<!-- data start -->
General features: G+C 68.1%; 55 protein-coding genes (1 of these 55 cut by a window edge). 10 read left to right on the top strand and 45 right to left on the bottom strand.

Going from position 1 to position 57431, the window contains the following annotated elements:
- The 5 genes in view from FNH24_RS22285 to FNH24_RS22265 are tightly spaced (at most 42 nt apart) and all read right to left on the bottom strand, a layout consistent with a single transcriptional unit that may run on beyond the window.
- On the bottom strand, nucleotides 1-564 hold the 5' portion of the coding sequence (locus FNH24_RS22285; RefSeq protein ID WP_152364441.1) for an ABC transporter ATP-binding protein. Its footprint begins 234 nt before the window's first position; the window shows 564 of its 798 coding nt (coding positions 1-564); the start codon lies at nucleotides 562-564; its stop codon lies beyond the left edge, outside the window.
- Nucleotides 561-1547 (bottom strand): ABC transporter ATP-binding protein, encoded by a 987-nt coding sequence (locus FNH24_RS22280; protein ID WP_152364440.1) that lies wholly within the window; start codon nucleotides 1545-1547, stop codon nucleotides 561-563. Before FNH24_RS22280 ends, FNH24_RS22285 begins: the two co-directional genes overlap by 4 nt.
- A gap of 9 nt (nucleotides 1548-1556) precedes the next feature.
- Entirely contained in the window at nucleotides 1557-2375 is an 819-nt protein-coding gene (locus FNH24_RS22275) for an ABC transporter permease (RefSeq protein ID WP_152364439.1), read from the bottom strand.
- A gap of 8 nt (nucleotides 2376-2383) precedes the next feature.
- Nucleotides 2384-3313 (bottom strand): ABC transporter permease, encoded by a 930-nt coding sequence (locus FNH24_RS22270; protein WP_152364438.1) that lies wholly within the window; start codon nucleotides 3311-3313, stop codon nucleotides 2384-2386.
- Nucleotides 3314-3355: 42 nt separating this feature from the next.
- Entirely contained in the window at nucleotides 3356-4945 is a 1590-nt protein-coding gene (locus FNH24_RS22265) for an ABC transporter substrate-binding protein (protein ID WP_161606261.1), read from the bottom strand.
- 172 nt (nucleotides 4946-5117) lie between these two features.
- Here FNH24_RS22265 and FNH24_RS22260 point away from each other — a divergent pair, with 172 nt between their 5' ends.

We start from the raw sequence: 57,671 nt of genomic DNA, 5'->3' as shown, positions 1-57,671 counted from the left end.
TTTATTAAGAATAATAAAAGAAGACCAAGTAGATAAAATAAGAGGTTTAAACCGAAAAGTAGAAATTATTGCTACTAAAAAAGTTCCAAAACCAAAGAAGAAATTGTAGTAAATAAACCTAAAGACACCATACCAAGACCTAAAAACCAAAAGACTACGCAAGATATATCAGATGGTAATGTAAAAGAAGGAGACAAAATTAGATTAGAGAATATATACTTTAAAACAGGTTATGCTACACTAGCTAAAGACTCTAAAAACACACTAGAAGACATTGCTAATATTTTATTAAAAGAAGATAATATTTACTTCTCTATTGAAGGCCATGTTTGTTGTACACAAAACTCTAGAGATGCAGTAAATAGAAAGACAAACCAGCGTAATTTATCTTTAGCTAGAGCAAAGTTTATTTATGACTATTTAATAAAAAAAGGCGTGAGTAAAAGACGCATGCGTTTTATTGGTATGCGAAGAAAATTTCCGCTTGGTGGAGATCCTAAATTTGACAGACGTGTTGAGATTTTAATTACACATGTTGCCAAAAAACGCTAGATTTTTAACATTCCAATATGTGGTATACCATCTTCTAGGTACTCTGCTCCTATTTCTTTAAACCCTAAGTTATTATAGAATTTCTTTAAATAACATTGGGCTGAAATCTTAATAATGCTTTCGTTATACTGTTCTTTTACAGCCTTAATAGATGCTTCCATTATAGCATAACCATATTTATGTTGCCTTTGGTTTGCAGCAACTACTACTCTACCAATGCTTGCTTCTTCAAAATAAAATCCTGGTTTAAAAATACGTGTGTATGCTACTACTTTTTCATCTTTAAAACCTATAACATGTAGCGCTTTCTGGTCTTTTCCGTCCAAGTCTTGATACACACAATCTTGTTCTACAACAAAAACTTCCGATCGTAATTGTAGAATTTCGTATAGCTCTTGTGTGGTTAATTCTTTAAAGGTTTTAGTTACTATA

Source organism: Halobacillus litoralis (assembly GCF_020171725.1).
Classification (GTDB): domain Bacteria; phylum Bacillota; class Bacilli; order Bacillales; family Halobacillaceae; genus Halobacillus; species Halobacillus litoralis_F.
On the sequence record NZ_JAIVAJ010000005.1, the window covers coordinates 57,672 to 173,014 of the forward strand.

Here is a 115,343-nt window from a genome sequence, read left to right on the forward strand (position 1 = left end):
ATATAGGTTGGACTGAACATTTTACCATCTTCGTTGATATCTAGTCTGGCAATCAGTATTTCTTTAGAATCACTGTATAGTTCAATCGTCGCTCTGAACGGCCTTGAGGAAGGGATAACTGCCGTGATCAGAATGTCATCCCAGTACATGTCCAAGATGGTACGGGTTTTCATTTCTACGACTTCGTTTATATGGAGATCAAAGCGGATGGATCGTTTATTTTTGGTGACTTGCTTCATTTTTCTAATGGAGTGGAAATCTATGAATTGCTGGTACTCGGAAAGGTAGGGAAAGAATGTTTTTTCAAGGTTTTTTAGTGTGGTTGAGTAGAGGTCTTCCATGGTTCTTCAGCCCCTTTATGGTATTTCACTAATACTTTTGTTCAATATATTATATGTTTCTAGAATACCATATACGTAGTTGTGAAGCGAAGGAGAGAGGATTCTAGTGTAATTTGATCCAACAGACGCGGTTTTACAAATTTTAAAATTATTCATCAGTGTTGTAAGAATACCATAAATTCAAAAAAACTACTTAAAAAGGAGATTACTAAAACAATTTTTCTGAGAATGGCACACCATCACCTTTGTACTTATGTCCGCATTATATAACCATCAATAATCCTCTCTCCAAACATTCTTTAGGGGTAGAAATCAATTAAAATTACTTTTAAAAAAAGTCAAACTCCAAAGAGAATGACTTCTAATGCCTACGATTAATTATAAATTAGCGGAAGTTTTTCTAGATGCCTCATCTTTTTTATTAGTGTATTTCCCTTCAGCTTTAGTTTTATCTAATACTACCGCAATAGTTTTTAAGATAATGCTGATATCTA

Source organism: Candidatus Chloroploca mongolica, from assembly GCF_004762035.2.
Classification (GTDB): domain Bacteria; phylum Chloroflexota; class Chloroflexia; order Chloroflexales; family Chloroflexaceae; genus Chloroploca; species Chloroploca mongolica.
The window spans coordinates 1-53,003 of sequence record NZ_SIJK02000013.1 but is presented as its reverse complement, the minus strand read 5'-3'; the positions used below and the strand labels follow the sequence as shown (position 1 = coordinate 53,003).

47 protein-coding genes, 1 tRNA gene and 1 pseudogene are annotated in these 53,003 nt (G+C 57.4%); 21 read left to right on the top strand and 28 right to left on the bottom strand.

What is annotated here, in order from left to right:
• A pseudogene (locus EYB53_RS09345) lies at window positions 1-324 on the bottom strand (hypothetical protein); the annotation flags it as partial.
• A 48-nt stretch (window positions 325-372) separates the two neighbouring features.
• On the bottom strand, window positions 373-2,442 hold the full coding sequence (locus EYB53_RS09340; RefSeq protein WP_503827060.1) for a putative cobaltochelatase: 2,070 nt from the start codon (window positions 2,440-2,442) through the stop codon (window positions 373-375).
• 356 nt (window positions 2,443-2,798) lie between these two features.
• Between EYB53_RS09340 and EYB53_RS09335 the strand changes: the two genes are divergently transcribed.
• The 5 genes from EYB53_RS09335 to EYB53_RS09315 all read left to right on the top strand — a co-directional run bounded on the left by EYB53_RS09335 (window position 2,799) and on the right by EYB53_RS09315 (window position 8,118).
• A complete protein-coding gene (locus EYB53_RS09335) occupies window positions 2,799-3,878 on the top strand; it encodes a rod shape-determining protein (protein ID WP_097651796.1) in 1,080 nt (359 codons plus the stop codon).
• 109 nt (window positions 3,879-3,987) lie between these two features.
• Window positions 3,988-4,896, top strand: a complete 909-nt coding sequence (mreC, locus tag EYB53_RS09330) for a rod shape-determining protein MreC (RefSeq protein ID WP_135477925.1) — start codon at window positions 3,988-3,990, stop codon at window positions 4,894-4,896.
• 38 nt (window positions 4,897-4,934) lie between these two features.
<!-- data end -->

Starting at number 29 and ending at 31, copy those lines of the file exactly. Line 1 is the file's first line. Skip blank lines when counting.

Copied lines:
• 356 nt (window positions 2,443-2,798) lie between these two features.
• Between EYB53_RS09340 and EYB53_RS09335 the strand changes: the two genes are divergently transcribed.
• The 5 genes from EYB53_RS09335 to EYB53_RS09315 all read left to right on the top strand — a co-directional run bounded on the left by EYB53_RS09335 (window position 2,799) and on the right by EYB53_RS09315 (window position 8,118).